The companies that drive our economy increasingly want to embrace it, for the good of the planet and the future generations that will make it their home. But what’s at stake as corporations go green? What challenges will arise? And what do decision-makers need to keep in mind?
To set the terms of the debate, Luke Manning, head of sustainability at financial markets data and infrastructure firm Refinitiv, and André Chanavat, Refinitiv’s director of product management, offer four truths and one lie about .
Companies can talk sustainability all they want—but they need to make a profit.
Noble talk won’t cut it when it comes to making corporations act sustainably. Rather, Manning says, it’s intrinsic structural motivations that will do the trick: the system of carrots and sticks that a real-world economy offers.
Carrots and sticks—but especially carrots, in the form of revenues. Eventually, Manning says, the emerging low-carbon economy will pay off, making it more than worthwhile for companies. Pressure from governments and the people they represent will only strengthen the sustainability mandate around the world.
By the 2030s, Manning adds, a company’s sustainability initiatives will no longer stand adjacent to its profit-making activity. They’ll form “an integral part” of it.
“As we continue to evolve what we think of as good governance, good social behavior and good environmental behavior, a lot of these [initiatives] will become a corporate return,” he says.
Speaking of those carrots, data indicates that companies that take green policies seriously
“There’s clearly something there in terms of the quality of these companies, the working cultures that they have, the practices that they have, that mean they're performing well,” says Chanavat.
A company that dots its i’s and crosses its t’s when it comes to disposing of its waste responsibly is one that probably functions on a high level across the board. Then too, lots of things that boost sustainability—like using energy and materials efficiently—are great for the bottom line.
Another factor is that people increasingly demand that private enterprise be sensitive about the impact it has on the earth and on the communities it touches. The best workers increasingly want to work for companies that care about sustainability. That means that the greenest companies get the best workers.
“There’s a shift in what’s important” to millennial and Generation Z employees, Manning says. They want to “serve a greater good.”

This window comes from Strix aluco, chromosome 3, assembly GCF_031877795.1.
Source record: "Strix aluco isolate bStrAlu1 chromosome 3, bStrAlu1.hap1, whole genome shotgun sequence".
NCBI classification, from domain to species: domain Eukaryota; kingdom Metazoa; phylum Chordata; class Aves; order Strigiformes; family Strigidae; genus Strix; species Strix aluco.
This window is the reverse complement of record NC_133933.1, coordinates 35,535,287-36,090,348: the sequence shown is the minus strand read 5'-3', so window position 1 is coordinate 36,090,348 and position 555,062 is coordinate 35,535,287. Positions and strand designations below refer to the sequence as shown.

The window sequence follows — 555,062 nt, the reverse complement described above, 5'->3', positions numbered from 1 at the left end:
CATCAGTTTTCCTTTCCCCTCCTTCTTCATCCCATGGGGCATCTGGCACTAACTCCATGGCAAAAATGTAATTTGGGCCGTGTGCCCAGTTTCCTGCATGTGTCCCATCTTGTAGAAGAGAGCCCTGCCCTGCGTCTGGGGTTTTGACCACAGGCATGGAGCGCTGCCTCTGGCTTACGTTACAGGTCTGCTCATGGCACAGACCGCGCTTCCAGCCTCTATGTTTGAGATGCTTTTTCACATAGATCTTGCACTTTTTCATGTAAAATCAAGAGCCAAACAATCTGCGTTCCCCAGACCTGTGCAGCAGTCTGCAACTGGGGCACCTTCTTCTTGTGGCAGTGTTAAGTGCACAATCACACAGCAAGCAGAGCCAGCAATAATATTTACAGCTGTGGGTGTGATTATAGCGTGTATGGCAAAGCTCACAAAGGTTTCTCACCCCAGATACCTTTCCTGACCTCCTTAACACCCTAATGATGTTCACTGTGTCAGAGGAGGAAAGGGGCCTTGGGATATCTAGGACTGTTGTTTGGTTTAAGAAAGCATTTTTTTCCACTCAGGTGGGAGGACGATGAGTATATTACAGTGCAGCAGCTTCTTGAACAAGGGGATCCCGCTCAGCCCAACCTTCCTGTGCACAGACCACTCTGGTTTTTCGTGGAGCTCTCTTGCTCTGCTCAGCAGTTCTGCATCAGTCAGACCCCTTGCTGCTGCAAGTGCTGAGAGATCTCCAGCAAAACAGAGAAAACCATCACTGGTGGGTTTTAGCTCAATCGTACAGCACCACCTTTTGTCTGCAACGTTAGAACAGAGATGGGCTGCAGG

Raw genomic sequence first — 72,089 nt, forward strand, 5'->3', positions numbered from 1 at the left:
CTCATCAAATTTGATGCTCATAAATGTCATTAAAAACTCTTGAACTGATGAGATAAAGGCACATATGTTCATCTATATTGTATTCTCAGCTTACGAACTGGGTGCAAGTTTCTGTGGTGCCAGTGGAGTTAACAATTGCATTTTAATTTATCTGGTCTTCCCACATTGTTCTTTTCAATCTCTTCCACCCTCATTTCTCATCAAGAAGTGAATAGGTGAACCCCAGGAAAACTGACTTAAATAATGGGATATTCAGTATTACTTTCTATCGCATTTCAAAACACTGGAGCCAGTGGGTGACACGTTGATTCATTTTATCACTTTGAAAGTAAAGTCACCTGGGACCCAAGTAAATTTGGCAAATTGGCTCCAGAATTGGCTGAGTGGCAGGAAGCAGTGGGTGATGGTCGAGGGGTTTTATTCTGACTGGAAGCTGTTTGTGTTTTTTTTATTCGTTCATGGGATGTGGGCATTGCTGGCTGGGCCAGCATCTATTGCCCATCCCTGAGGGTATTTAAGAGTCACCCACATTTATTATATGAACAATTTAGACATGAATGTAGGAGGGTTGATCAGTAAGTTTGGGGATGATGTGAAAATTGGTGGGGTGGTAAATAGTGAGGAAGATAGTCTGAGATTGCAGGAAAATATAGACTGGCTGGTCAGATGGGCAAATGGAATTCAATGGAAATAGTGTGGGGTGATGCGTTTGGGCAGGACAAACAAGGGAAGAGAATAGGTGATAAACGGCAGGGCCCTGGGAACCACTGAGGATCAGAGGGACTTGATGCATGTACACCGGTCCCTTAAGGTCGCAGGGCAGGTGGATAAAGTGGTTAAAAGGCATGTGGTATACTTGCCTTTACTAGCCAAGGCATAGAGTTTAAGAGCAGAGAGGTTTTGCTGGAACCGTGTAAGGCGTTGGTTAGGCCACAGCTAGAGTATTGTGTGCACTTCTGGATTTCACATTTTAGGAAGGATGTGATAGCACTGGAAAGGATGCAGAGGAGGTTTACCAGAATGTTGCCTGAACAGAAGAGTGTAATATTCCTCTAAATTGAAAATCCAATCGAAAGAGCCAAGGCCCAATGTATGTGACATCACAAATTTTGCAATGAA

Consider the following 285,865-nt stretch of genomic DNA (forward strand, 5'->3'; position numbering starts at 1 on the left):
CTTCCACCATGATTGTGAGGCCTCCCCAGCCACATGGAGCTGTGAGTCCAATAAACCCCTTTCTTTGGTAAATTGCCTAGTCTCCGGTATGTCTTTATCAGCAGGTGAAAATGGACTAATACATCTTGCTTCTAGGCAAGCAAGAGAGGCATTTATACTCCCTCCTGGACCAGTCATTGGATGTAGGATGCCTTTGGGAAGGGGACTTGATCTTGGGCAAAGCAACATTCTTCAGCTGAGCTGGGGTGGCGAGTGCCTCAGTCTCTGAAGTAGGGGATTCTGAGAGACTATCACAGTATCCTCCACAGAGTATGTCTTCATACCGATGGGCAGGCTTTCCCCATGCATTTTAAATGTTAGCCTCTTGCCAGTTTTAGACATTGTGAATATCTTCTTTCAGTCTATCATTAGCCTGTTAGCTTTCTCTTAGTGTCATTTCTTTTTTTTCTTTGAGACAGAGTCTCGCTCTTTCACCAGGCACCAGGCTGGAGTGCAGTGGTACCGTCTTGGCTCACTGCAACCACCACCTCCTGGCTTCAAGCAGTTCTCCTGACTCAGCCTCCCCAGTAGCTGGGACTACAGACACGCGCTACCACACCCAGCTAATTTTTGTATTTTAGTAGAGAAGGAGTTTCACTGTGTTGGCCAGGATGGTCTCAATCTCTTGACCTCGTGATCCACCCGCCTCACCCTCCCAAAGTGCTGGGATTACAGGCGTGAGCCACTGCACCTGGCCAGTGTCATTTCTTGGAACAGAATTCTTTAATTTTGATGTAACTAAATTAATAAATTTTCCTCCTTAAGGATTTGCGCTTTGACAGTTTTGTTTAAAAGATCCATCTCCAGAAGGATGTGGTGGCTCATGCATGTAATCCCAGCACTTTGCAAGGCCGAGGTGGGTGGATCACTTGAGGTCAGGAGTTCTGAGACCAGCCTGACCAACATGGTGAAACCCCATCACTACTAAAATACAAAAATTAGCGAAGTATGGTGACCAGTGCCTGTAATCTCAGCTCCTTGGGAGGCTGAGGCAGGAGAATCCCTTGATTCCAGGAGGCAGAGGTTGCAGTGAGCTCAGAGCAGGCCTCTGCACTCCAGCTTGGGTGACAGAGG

“There’s a strong case for arguing that having a great emphasis on environmental considerations can give you a better edge,” he says.
One result of what Chanavat calls today’s “multi-stakeholder, multi-dimensional pressures on businesses” is that decision-makers are going out of their way to integrate ESG (environmental, social and governance) policies. These are mainstream now, Chanavat says.
“There’s not one major asset manager in the world who hasn’t got some sort of ESG mandate that they're following,” Chanavat adds. “We know that companies are complying with regulatory disclosure pressures more and more. We know that in the communities in which they serve and operate, politically there’s a lot of pressure to be good corporate citizens.”
One of the major drivers here is the transition to alternative energy. The shift will force powerful conglomerates to meet strict new use and emissions standards.
Such social and governmental pressure is “a massive driver,” Manning says. “The inescapable direction of sustainability is moving faster than organizations are.”
Organizations will be challenged to catch up. The best will.
, and lots of it, is crucial in the sustainability fight.
When a company publicizes its work, it builds trust with its employees and customers and serves as an example that other parties can learn from.
"Transparency shines so much on a corporation's behavior. It allows you to compare, contrast," says Manning. "Transparency is the starting point for every stride a company makes in sustainability."
Without good data, nothing good can happen. In the context of sustainability, the old saw about data—garbage in, garbage out—is truer than ever.
What’s the big lie that too many corporate leaders tell themselves about sustainability?
Manning says it’s this: believing everybody needs to agree on every issue before meaningful progress can be made.
The truth is, there’s no simple or easy solution to the sustainability crisis. Building a better planet is going to take a lot of hard work and involve disorienting change—not least for companies. There will be steps forward and steps backward, inspiring successes and significant failures.
“We can’t turn back time,” Manning says, “so there’s no point in playing the blame game or waiting for consensus. It will paralyze progress.”
“What we can do is build on the momentum that’s growing around sustainability,” he adds. “We need to focus on what’s in our control at the moment and use what we’ve learned so far to accelerate the pace of change. If we wait for everybody to agree on a single unified approach, we’ll be too late.”
“We’re forging new ground in areas like sustainable investment,” Chanavat says. “There will always be differing views at the beginning about areas like standards and benchmarks. But we can’t delay action until these become conventional wisdom. If we don’t act boldly and decisively now, we just won’t progress at the pace of change we need.”
Sustainability and profitability can coexist. They will have to. And it will be the smartest, most strategically acute companies that square the circle first.
Text by Luke Winkie